The network neutrality debate really started up in the States in 2005, with then AT&T CEO Ed Whitacre, envious of Google ad revenue, oddly declaring that Google should pay a surcharge to AT&T, well, just because. Ed proclaimed to the world that Google "ain't gonna use my pipes free." Telco execs, in their protected monopoly kingdoms, have become used to getting their way -- and truly believe Google ad revenue belongs to them.
But Google also poses an evolutionary threat the likes these companies have never seen before. These are companies that grew comfortable sucking down regulatory favors, taxpayer subsidies and tax cuts while operating in non-competitive markets. Suddenly, increasingly ubiquitous broadband allows companies like Google to enter their telecom space, offering products like Google Voice that threaten sacred cash cows
like SMS and voice minutes.
Google has been telco public enemy number one ever since, and instead of competing and out-innovating the pesky upstart, the phone companies did what they do best: they started lobbying against Google, and started paying people to attack the search giant at every opportunity. While Google's no saint, the telco attacks are usually quite silly (did you know they hate nuns?
), and almost always focus somehow around Ed Whitacre's nonsensical original idea that Google gets a "free ride" on the Internet.
It doesn't matter that Google pays plenty for bandwidth, and owns thousands of miles of fiber, data centers and undersea transit routes. The telcos simply ignore these facts and continue the "free ride" attacks, sometimes via pseudo-science. For instance, paid telco attack dog
Scott Cleland recently published a 27 page "study"
painting Google as a bandwidth freeloader, yet across 27 pages Cleland barely acknowledges the impact of Google's own massive telecom infrastructure. No matter how it's dressed, the argument that Google doesn't pay for bandwidth, gets a free ride, or should pay ISPs a single cent extra -- never made sense.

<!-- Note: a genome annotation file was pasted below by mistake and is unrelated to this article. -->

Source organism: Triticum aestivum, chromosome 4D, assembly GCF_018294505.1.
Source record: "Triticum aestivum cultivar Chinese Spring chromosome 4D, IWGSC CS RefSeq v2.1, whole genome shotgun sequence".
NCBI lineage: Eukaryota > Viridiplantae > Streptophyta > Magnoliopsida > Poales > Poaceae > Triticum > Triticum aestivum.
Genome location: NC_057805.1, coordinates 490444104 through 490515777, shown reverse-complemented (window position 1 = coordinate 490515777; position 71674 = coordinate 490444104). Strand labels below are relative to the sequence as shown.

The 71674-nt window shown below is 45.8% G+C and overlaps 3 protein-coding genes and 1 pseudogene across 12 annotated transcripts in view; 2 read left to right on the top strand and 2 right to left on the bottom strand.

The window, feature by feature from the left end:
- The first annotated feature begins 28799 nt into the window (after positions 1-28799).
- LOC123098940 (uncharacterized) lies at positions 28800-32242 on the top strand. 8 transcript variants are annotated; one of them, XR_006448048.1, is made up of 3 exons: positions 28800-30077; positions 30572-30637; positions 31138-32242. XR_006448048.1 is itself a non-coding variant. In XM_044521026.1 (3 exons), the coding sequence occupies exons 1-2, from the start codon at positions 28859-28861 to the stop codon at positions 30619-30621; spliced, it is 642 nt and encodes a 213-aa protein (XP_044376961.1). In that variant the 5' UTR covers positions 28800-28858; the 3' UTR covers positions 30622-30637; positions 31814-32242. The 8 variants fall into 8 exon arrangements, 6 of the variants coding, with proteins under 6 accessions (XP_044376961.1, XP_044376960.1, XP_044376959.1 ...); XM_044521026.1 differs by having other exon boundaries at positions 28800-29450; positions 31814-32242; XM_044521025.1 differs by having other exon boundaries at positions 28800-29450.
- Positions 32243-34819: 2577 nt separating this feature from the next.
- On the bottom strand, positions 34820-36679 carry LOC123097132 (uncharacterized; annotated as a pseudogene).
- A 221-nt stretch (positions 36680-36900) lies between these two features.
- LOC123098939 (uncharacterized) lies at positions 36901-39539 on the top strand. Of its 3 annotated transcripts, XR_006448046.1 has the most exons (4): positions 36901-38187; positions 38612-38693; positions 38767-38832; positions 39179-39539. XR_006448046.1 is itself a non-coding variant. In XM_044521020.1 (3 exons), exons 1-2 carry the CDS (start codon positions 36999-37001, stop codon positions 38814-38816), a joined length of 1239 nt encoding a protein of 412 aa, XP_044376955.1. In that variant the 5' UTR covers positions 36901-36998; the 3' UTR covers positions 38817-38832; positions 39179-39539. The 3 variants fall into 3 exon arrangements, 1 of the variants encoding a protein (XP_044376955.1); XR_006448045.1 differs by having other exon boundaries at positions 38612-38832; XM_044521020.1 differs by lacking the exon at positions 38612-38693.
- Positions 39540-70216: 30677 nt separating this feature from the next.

Of course part of what the telcos want is to please investors by conning content companies (who again, already pay for bandwidth) into subsidizing ISP network expansion. This again is an entitlement mindset that originates among monopoly providers, pampered by governments for a generation (in some cases, several). ISPs in the UK for years have been whining that the BBC should pay ISPs extra money
because paying customers like their iPlayer. Why? Giants like British Telecom feel entitled. They've been pampered, subsidized, and supported so long by government, incumbent telco executives have forgotten how to actually compete.
Spanish ISL Telefonica is now the latest to try this absurd approach, Telefonica's President Cesar Alierta insisting that his company too would like Google to pay extra money -- just because. From ABC News
Spanish telecoms operator Telefonica says it is considering charging Internet search companies like Google and Yahoo for network use. In comments published Monday from a press conference in the northern city of Bilbao, President Cesar Alierta said companies like Google use a lot of network bandwidth for free, something which was good for them but not for Telefonica.
Does it help to repeatedly state that Google isn't getting a free ride? Apparently not. Yet as Techdirt notes, ISPs never seem keen to take on the challenge of paying Google's bandwidth bills for a month
to test the width and depth of their absurd talking point. The "free ride" argument was idiotic in 2005 when Ed Whitacre confusingly coined it, it was idiotic in 2007 when British Telecom used it against the BBC, and it continues to be idiotic in 2010 as Telefonica tries to con people into thinking they deserve to double dip. It gets no less idiotic through endless global repetition or the use of bogus science.